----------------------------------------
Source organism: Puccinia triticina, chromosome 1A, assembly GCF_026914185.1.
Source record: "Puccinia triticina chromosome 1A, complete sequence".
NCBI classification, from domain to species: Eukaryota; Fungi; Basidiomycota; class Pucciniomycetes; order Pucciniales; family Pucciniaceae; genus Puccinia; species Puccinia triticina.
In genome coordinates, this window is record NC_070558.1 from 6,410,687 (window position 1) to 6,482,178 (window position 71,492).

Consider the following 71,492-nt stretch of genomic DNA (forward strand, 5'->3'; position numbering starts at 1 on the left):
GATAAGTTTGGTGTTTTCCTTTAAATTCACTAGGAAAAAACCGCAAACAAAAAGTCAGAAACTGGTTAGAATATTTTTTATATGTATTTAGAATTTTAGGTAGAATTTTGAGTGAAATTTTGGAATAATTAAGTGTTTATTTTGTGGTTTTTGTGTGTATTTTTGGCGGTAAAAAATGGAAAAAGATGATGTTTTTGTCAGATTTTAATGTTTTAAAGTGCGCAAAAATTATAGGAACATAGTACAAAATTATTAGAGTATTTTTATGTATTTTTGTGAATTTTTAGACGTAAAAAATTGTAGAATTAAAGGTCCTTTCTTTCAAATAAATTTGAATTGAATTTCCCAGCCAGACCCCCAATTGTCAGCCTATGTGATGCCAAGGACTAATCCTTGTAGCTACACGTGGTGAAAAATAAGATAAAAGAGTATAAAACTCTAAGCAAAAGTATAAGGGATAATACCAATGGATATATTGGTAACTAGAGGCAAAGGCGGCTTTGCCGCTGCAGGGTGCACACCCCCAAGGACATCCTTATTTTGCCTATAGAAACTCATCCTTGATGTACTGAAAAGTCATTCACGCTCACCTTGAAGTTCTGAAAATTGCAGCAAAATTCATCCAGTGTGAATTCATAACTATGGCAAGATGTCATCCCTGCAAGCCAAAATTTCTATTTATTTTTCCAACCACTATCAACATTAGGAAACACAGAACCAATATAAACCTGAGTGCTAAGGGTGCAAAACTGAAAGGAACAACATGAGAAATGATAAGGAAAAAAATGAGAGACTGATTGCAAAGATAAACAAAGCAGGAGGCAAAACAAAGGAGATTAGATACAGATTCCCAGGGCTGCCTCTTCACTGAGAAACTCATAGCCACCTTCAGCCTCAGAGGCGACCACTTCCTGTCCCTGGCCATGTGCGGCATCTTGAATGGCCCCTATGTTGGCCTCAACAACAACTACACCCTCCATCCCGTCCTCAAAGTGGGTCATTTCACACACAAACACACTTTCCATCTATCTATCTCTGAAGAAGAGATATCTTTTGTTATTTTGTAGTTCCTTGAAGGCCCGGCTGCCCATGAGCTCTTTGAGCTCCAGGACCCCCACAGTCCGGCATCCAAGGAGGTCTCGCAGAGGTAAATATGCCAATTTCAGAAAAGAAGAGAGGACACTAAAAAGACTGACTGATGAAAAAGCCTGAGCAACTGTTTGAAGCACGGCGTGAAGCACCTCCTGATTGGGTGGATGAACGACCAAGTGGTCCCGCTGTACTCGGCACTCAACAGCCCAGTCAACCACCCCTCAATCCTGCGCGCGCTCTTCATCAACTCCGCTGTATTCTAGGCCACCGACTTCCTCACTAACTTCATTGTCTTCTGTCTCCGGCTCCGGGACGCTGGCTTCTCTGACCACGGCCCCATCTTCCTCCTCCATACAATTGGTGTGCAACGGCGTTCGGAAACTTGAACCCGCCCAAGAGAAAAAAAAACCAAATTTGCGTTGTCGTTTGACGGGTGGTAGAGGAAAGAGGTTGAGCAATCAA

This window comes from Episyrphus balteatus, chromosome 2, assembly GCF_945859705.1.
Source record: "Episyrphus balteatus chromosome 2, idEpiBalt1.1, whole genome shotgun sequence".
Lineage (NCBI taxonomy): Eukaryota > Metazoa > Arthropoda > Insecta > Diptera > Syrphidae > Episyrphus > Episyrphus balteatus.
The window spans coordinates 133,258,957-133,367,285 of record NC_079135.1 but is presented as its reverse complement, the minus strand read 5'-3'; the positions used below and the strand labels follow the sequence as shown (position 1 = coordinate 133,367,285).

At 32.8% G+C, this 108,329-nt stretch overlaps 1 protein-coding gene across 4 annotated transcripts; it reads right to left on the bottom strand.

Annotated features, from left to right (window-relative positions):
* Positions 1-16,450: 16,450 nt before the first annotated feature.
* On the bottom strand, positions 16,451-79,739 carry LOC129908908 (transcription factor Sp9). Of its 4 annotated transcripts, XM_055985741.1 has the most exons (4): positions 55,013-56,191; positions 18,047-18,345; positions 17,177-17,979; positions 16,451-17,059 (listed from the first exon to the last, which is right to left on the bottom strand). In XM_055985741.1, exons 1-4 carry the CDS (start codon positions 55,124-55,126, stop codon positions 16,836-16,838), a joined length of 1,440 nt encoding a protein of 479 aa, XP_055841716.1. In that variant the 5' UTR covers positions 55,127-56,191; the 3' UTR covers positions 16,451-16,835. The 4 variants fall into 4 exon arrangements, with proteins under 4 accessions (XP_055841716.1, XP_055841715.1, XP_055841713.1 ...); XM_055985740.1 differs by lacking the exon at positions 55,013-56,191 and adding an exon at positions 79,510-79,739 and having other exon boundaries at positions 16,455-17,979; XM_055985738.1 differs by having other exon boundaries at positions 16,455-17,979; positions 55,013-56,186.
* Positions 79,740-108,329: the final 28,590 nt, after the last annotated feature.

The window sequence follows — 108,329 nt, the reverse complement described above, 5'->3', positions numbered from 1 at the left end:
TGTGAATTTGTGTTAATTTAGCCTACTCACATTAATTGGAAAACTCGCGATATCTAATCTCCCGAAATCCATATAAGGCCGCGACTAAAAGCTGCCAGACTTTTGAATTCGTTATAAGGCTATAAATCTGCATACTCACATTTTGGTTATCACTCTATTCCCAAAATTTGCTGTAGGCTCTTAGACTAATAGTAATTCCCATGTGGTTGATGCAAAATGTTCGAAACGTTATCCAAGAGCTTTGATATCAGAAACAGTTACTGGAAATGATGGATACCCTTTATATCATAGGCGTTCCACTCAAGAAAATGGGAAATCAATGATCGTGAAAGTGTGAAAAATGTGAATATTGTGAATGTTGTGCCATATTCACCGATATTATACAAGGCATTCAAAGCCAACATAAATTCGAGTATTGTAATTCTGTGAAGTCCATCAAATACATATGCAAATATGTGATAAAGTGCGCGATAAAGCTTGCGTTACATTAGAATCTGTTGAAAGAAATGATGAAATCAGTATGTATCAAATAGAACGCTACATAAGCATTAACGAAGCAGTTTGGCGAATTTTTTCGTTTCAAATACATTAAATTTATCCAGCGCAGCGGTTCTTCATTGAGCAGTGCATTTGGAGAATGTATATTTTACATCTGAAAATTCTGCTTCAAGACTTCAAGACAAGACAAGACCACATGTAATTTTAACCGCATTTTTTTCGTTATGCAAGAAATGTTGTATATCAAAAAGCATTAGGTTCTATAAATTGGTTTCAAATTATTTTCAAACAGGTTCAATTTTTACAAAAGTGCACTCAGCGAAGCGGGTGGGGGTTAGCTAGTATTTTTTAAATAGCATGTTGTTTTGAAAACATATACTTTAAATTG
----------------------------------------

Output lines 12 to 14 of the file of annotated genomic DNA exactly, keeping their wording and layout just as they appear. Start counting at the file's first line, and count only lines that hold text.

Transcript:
Annotated features, from left to right (window-relative positions):
* Positions 1-16,450: 16,450 nt before the first annotated feature.
* On the bottom strand, positions 16,451-79,739 carry LOC129908908 (transcription factor Sp9). Of its 4 annotated transcripts, XM_055985741.1 has the most exons (4): positions 55,013-56,191; positions 18,047-18,345; positions 17,177-17,979; positions 16,451-17,059 (listed from the first exon to the last, which is right to left on the bottom strand). In XM_055985741.1, exons 1-4 carry the CDS (start codon positions 55,124-55,126, stop codon positions 16,836-16,838), a joined length of 1,440 nt encoding a protein of 479 aa, XP_055841716.1. In that variant the 5' UTR covers positions 55,127-56,191; the 3' UTR covers positions 16,451-16,835. The 4 variants fall into 4 exon arrangements, with proteins under 4 accessions (XP_055841716.1, XP_055841715.1, XP_055841713.1 ...); XM_055985740.1 differs by lacking the exon at positions 55,013-56,191 and adding an exon at positions 79,510-79,739 and having other exon boundaries at positions 16,455-17,979; XM_055985738.1 differs by having other exon boundaries at positions 16,455-17,979; positions 55,013-56,186.